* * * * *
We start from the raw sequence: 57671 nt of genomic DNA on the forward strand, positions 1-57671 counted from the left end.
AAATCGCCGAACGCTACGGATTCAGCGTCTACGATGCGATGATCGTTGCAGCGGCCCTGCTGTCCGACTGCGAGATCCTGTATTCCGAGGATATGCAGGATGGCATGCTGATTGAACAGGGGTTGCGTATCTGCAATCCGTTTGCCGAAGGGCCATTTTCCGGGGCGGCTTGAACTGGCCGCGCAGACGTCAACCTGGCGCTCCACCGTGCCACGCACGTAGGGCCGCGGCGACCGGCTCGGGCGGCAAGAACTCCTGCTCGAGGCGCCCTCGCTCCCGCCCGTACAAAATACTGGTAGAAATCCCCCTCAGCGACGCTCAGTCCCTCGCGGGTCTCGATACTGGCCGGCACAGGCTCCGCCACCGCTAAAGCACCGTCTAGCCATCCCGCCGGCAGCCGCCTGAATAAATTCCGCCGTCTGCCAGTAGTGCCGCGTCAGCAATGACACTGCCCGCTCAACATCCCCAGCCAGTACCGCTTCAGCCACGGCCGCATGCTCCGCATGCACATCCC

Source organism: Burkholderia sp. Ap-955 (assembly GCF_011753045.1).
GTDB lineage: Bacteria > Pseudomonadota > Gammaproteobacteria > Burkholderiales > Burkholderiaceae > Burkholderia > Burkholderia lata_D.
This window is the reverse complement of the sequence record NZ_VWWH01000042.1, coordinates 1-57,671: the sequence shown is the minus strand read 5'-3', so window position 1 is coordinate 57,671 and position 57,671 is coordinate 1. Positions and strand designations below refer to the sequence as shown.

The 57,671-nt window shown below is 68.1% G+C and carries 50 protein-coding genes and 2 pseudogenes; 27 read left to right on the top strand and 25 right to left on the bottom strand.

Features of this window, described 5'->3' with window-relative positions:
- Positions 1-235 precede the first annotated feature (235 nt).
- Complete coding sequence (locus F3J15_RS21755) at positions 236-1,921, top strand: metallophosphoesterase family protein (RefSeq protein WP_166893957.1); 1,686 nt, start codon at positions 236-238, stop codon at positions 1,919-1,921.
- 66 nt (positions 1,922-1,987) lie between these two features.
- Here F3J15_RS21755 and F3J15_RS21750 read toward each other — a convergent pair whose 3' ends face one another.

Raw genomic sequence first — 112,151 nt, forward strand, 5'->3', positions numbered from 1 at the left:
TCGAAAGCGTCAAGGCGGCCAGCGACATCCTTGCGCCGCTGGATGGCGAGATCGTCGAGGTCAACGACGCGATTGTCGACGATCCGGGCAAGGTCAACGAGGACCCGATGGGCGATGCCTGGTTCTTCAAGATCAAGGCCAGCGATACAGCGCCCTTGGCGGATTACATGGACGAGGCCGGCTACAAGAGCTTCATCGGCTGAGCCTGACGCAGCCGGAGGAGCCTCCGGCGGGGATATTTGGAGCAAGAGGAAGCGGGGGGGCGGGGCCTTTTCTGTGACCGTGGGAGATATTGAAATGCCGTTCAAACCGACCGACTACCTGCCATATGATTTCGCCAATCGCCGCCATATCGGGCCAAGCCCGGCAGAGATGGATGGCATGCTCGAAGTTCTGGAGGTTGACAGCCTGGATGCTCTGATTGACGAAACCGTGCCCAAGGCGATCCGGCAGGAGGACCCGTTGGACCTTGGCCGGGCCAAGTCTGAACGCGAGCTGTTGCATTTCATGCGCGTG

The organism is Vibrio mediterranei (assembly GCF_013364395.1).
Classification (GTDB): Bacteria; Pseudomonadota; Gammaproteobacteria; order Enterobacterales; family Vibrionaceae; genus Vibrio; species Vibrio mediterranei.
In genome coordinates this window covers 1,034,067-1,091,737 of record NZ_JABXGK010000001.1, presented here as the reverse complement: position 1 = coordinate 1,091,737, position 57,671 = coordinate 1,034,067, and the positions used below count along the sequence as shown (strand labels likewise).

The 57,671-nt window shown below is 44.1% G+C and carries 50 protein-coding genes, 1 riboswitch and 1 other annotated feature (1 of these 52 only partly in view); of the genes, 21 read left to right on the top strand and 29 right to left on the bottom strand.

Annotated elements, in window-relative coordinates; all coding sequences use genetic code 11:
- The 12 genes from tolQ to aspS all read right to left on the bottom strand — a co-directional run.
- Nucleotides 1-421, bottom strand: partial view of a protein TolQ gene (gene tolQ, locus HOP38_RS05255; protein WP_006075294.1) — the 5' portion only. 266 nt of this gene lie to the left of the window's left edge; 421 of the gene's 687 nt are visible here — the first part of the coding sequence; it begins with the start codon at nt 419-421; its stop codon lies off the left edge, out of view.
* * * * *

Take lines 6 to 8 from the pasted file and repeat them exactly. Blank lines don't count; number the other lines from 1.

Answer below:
The 57,671-nt window shown below is 68.1% G+C and carries 50 protein-coding genes and 2 pseudogenes; 27 read left to right on the top strand and 25 right to left on the bottom strand.

Features of this window, described 5'->3' with window-relative positions:
- Positions 1-235 precede the first annotated feature (235 nt).